Notice, however, that i, start superscript, 4, end superscript, equals, 1, i, start superscript, 8, end superscript, equals, 1, i, start superscript, 12, end superscript, equals, 1, etc., or, in other words, that i raised to a multiple of 4 is 1.
We can use this fact along with the properties of exponents to help us simplify i, start superscript, 138, end superscript.

### Example

Simplify i, start superscript, 138, end superscript.

### Solution

While 138 is not a multiple of 4, the number 136 is! Let's use this to help us simplify i, start superscript, 138, end superscript.
\begin{aligned} i^{138}&=i^{136}\cdot i^2&&{\gray{\text{Properties of exponents}}} \\\\ &=(i^{4\cdot 34})\cdot i^2&&{\gray{136=4\cdot 34}} \\\\ &=(i^{4})^{34}\cdot i^2&&{\gray{\text{Properties of exponents}}} \\\\ &=(1)^{34}\cdot i^2 &&{\gray{i^4=1}} \\\\ &=1\cdot -1&&{\gray{i^2=-1}} \\\\ &=-1 \end{aligned}
So i, start superscript, 138, end superscript, equals, minus, 1.
Now you might ask why we chose to write i, start superscript, 138, end superscript as i, start superscript, 136, end superscript, dot, i, squared.
Well, if the original exponent is not a multiple of 4, then finding the closest multiple of 4 less than it allows us to simplify the power down to i, i, squared, or i, cubed just by using the fact that i, start superscript, 4, end superscript, equals, 1.
This number is easy to find if you divide the original exponent by 4. It's just the quotient (without the remainder) times 4.

## Let's practice some problems

### Problem 1

Simplify i, start superscript, 227, end superscript.

### Problem 2

Simplify i, start superscript, 2016, end superscript.

### Problem 3

Simplify i, start superscript, 537, end superscript.

## Challenge Problem

Which of the following is equivalent to i, start superscript, minus, 1, end superscript?

## Want to join the conversation?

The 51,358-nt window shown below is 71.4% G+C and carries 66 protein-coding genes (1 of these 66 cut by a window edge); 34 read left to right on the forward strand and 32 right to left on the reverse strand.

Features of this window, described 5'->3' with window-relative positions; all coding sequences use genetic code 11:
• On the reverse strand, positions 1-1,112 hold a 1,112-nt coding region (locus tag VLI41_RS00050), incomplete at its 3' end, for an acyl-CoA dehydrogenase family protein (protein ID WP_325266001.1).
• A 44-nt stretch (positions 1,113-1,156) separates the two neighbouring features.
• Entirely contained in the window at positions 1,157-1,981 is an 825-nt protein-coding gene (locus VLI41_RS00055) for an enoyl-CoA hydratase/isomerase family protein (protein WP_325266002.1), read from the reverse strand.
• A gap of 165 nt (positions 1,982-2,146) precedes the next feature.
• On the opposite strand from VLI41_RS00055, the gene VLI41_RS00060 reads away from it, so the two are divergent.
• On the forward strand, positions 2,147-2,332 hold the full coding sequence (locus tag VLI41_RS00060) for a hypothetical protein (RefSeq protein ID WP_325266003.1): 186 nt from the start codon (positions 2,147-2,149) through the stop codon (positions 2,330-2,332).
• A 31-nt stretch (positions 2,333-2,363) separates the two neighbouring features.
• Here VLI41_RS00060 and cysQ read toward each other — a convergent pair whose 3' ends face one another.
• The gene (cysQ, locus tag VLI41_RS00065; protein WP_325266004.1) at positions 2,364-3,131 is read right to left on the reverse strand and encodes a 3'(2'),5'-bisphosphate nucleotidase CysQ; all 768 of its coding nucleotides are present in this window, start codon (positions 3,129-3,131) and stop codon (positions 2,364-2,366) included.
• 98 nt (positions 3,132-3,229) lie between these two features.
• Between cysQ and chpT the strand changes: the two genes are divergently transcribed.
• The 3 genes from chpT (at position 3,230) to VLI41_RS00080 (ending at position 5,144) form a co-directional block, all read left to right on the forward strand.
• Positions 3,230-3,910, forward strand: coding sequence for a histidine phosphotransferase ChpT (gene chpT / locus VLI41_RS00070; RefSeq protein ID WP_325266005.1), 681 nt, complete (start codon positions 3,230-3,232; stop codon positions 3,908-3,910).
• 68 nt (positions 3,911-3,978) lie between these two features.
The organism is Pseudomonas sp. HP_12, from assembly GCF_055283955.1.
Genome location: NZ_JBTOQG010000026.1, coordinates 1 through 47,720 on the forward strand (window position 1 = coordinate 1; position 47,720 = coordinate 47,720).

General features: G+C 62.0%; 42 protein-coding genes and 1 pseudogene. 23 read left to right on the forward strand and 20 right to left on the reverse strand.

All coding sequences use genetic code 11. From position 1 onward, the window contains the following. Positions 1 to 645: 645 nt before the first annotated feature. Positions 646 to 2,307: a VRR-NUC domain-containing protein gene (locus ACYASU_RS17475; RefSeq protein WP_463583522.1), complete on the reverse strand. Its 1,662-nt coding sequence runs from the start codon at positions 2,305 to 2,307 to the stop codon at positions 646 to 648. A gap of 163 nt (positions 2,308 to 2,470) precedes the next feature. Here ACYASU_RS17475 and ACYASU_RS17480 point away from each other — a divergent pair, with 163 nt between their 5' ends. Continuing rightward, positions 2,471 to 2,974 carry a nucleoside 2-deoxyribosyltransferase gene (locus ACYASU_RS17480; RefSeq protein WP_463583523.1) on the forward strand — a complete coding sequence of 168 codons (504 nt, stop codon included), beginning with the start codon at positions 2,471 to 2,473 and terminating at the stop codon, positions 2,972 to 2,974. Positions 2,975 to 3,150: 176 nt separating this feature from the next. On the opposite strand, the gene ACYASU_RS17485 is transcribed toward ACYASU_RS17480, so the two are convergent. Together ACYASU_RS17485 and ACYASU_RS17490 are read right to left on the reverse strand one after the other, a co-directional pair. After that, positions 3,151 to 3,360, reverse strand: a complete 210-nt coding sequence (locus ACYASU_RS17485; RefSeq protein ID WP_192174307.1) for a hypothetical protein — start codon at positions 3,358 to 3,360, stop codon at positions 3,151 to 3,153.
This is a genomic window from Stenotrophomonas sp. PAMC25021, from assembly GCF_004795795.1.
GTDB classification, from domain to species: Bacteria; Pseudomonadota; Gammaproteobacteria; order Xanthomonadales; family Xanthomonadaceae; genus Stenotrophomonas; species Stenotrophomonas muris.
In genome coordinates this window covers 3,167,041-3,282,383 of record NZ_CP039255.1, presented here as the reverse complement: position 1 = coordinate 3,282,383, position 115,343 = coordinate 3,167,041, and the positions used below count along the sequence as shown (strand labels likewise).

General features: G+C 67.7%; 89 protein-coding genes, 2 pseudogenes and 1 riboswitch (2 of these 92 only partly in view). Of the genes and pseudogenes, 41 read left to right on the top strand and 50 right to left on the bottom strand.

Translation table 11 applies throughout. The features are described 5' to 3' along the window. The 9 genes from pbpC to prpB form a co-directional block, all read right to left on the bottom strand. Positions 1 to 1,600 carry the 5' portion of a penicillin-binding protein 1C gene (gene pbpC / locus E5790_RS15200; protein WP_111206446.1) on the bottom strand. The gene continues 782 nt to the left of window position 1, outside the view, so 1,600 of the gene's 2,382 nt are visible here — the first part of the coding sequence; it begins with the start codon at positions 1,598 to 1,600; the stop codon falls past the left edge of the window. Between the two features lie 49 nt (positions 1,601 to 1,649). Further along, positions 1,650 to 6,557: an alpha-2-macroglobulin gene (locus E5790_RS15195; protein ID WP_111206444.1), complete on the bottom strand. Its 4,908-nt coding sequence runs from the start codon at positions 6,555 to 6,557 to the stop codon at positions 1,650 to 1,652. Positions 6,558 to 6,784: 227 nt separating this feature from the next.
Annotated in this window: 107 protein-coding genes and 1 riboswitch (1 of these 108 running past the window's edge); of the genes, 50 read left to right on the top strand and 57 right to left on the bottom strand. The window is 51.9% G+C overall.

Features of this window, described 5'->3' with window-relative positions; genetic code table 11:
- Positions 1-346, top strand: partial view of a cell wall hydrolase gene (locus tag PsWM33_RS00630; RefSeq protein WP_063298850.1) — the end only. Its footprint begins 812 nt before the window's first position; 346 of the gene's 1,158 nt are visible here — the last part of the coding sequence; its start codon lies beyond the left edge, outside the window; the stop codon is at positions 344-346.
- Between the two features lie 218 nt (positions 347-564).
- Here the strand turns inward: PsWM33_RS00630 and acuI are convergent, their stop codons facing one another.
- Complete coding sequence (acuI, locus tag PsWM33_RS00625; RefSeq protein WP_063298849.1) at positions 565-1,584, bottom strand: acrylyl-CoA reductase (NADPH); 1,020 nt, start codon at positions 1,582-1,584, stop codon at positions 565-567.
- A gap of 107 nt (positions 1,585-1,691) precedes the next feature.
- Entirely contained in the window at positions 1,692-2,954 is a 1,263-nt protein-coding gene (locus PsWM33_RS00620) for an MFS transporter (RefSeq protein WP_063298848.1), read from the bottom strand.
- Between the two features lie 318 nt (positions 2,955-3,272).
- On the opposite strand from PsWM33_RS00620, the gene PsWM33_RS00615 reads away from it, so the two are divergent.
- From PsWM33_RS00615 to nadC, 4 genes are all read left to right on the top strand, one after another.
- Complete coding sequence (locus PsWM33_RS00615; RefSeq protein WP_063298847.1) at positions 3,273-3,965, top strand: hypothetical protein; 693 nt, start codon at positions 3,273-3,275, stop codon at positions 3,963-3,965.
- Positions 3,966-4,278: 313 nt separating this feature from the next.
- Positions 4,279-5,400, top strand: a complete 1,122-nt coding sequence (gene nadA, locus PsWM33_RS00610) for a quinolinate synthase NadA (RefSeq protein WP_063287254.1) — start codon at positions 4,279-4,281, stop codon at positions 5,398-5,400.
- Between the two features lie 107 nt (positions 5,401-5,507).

• How is i^3 = -i ?
i^3 = i * i * ii^3 = sqrt( -1 ) * sqrt( -1 ) * sqrt( -1 )    ; i = sqrt( -1 )i^3 = sqrt( -1 * -1 * -1 )i^3 = sqrt( -1 )i^3 = i
• It's better to use the definition i^2 = -1.
Therefore i^3 = i^2 * i = -i. While working with imaginary Numbers you have to be careful about the definition you choose.
• Where do you use this in the real world?
• Physics uses it. Electrical Engineering often have to use the imaginary unit in their calculations, but it is also used in Robotics. There, to rotate an object through 3 dimensions they even result in using Quaternions (which build on the imaginary unit i).
• will i^0=1?
• Hey, the explanation to your query is "any number other than 0 taken to the power 0 is defined to be 1".
So i=√-1, "i" here is a real number. So i^0=1.
It is explained in great detail at this website-->
(though it requires some math, though eventually, you get the idea)
http://mathworld.wolfram.com/Power.html
However, "zero to the power of zero" (or 0^0) is undefined.
• what Will be i to the power i 899999
• i^899999
(i^900000)/i
1/i
i/(i^2)
i/(-1)
-i
• what is the answer of i ^ i ?
• Well, due to a property that you might learn later, i = e^(i*pi/2). So, i^i = e^(i*pi/2*i). We know i*i = -1, so i^i = e^(-pi/2).

i^i is always a real number, but there are some problems with this definition based on the property.
• if i = √-1

i^2 = √-1 * √-1
= √(-1 * -1) <-- Why this doesn't work?
= √1
= 1
• The property √a√b=√(ab) doesn't hold if both a and b are both negative. What you've written here is a proof of that.
• how to remember the pattern for i raised to a power of a number
• Here's how I do it visually.
Refer to this: https://en.wikipedia.org/wiki/Imaginary_unit

Look at the picture to the right. That's the imaginary number unit circle. It's significance is not needed to know as of right now, but the main thing is it has all four variants.

i⁰ = 1
i¹ = i
i² = -1
i³= -i
i⁴ = 1

You may notice that on the unit circle, the value is going counterclockwise. Each multiple of four will always equal 1.

i¹⁶ = 1
i²⁴ = 1

Always refer to the multiple of four, as if you know that, if you have (for example) i¹⁰¹:

We can split it up by a multiple of 4 times some other number:
i¹⁰⁰ * i¹
100 is a multiple of 4, so it equals 1
1 * i = i

hopefully this helps !
• I don't understand how the last property is being explained. It says the property can be verified algebraically. Specifically I'm not sure why i^3 or i^4 is being used in this case. What do they have to do with what 1/i is?
(1 vote)
• i^3=i^4*i^-1

Why?
We know that
a^n*a^m=a^(n+m)
so
i^4*i^-1
is actually
i^(4-1)=i^3
That's why.
If you wanted to know why
i^-1=-i
here is the explaination: Because
i^4*i^-1=i^3
and
i^3=-i
also
i^4=1
because
-----------------------|i^1| |i^2| |i^3| |i^4|| i | |-1 | |-i | | 1 |-----------------------
(the pattern written in the document). We can simplify it:
i^4*i^-1=i^3 1 *i^-1=-1    i^-1=-1
(1 vote)
• Hi, I am a 5th grader at Bandelier Elementary School in Albuquerque, NM. I am learning precalculus. My brother is in his second year of High School, and he hasn't started learning pre-calculus yet. I'm ahead!